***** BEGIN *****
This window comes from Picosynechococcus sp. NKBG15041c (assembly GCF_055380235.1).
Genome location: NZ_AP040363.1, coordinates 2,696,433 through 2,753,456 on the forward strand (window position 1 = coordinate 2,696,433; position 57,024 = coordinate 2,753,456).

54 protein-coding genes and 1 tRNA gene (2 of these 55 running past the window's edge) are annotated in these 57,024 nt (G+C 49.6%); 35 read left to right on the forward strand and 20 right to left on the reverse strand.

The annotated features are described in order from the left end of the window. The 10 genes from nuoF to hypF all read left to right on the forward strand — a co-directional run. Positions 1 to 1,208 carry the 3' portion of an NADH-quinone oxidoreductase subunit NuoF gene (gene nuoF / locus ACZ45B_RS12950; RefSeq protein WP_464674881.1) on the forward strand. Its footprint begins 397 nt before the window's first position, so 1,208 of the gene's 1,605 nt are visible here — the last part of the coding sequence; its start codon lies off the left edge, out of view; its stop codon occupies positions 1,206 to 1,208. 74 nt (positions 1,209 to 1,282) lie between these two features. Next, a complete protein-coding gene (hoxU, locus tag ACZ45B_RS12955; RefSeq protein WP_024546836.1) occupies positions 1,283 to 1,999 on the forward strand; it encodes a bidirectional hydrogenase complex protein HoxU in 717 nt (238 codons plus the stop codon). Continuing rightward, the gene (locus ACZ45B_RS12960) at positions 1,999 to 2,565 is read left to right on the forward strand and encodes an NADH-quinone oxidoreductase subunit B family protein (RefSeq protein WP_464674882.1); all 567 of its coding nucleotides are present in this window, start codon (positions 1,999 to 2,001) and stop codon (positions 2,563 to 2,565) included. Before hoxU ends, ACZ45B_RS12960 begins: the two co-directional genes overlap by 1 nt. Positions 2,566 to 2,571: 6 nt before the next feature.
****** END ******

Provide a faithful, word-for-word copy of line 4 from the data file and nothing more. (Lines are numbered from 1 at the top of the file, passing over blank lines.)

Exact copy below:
The annotated features are described in order from the left end of the window. The 10 genes from nuoF to hypF all read left to right on the forward strand — a co-directional run. Positions 1 to 1,208 carry the 3' portion of an NADH-quinone oxidoreductase subunit NuoF gene (gene nuoF / locus ACZ45B_RS12950; RefSeq protein WP_464674881.1) on the forward strand. Its footprint begins 397 nt before the window's first position, so 1,208 of the gene's 1,605 nt are visible here — the last part of the coding sequence; its start codon lies off the left edge, out of view; its stop codon occupies positions 1,206 to 1,208. 74 nt (positions 1,209 to 1,282) lie between these two features. Next, a complete protein-coding gene (hoxU, locus tag ACZ45B_RS12955; RefSeq protein WP_024546836.1) occupies positions 1,283 to 1,999 on the forward strand; it encodes a bidirectional hydrogenase complex protein HoxU in 717 nt (238 codons plus the stop codon). Continuing rightward, the gene (locus ACZ45B_RS12960) at positions 1,999 to 2,565 is read left to right on the forward strand and encodes an NADH-quinone oxidoreductase subunit B family protein (RefSeq protein WP_464674882.1); all 567 of its coding nucleotides are present in this window, start codon (positions 1,999 to 2,001) and stop codon (positions 2,563 to 2,565) included. Before hoxU ends, ACZ45B_RS12960 begins: the two co-directional genes overlap by 1 nt. Positions 2,566 to 2,571: 6 nt before the next feature.